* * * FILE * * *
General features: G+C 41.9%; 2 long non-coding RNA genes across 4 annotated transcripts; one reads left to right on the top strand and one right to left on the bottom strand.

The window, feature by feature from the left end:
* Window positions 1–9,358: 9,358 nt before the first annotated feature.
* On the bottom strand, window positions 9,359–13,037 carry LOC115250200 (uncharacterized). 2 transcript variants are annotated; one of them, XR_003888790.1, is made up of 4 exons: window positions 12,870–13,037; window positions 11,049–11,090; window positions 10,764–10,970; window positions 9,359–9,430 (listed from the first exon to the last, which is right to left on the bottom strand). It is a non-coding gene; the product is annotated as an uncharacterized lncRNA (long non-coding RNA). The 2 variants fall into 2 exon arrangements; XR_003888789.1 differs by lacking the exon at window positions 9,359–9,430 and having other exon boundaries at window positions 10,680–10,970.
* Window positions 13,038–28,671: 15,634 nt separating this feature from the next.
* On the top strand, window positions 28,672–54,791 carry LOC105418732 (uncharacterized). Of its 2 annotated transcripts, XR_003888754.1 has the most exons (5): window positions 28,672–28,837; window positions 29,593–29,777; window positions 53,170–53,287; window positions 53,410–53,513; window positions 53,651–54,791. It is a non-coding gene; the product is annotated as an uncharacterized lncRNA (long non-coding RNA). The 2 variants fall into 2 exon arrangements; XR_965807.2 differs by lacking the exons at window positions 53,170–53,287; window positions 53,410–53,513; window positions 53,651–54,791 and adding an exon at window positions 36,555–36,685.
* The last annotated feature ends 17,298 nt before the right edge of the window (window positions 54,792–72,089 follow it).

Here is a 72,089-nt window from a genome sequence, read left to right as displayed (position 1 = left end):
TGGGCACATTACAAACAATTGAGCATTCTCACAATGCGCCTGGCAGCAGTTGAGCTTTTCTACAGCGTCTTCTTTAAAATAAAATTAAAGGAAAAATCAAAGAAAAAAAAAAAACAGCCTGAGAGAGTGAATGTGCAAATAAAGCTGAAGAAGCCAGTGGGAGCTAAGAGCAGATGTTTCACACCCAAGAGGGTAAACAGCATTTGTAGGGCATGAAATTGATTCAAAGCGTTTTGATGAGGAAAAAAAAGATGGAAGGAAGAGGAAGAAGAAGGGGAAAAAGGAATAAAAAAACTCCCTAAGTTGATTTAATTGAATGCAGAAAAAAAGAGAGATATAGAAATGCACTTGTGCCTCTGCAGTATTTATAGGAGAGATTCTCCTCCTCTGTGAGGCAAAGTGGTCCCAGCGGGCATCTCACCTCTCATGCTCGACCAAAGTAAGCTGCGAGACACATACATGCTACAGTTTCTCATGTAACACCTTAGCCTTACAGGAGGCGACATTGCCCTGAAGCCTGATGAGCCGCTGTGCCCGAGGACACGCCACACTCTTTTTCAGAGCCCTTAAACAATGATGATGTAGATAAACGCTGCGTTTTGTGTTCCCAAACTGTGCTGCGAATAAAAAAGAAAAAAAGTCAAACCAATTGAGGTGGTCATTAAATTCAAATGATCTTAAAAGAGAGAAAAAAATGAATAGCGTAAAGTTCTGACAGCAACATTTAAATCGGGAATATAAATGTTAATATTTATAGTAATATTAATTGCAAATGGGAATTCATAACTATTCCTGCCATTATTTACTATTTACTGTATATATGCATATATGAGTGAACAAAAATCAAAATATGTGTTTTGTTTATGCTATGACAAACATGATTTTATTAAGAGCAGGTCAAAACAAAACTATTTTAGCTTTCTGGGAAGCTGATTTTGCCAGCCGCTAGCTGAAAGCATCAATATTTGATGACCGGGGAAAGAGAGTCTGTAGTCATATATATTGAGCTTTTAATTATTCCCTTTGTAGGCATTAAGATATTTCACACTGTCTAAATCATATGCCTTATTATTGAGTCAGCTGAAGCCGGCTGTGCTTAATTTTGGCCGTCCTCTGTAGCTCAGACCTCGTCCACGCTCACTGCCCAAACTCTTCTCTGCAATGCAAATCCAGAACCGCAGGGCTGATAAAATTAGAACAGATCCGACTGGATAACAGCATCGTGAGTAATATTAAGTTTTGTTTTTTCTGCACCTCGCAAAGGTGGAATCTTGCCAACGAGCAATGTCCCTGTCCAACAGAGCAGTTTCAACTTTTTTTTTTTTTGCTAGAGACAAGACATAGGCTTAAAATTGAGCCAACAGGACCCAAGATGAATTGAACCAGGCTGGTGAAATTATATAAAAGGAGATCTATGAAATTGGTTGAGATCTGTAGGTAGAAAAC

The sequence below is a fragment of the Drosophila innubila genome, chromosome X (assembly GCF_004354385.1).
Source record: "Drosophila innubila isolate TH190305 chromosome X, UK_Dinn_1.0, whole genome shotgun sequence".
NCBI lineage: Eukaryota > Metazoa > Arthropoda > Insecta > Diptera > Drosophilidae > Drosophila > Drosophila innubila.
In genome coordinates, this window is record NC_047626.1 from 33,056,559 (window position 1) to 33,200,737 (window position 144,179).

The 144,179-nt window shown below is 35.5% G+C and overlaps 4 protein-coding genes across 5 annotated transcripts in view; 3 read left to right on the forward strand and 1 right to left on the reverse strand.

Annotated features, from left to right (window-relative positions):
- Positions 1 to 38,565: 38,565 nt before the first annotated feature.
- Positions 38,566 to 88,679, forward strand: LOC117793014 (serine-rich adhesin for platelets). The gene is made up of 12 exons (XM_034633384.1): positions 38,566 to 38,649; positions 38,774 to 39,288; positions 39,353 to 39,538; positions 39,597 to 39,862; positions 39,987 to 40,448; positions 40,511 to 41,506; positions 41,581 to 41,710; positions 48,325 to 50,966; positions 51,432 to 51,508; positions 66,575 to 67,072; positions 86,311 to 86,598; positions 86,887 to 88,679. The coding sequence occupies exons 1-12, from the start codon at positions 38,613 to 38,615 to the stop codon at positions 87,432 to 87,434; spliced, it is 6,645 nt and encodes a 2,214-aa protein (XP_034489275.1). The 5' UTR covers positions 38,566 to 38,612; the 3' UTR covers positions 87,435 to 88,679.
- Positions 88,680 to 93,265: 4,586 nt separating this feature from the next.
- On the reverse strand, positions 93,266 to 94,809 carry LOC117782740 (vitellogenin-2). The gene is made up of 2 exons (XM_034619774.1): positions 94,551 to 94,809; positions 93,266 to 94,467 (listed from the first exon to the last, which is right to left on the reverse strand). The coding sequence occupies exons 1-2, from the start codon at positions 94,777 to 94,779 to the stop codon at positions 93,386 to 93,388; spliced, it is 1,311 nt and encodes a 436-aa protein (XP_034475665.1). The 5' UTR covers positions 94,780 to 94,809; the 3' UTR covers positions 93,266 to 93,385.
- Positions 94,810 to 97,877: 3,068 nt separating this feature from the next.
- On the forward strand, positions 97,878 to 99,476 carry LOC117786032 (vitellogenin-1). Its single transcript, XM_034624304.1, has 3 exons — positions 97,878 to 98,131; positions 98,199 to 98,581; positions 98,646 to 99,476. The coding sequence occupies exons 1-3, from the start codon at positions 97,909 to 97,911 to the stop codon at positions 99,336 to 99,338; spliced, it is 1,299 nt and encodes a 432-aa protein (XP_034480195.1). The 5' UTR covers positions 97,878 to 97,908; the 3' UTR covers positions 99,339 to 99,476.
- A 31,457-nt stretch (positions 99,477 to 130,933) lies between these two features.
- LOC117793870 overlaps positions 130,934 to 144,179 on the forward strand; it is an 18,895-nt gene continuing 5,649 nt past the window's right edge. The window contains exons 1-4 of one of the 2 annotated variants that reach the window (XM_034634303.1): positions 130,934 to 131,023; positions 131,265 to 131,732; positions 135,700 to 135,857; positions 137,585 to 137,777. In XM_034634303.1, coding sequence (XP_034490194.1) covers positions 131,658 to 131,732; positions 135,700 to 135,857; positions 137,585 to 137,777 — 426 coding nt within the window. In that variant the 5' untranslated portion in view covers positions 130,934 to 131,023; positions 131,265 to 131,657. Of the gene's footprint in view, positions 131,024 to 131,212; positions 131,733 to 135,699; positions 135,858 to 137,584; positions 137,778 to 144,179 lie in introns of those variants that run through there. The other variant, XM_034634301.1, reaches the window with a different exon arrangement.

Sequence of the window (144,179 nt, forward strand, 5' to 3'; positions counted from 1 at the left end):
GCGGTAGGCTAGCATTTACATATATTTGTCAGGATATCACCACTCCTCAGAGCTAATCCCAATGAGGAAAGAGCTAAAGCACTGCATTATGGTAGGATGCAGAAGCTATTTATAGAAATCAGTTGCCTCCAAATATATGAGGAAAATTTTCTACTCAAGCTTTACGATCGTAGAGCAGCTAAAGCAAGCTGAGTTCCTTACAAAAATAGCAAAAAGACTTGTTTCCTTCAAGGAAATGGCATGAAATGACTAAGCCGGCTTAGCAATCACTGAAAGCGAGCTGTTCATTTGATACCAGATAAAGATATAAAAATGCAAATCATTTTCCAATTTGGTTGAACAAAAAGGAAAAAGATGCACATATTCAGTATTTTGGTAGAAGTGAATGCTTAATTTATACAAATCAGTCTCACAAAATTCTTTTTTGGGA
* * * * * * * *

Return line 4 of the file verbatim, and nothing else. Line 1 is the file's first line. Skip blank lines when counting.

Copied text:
* On the bottom strand, window positions 9,359–13,037 carry LOC115250200 (uncharacterized). 2 transcript variants are annotated; one of them, XR_003888790.1, is made up of 4 exons: window positions 12,870–13,037; window positions 11,049–11,090; window positions 10,764–10,970; window positions 9,359–9,430 (listed from the first exon to the last, which is right to left on the bottom strand). It is a non-coding gene; the product is annotated as an uncharacterized lncRNA (long non-coding RNA). The 2 variants fall into 2 exon arrangements; XR_003888789.1 differs by lacking the exon at window positions 9,359–9,430 and having other exon boundaries at window positions 10,680–10,970.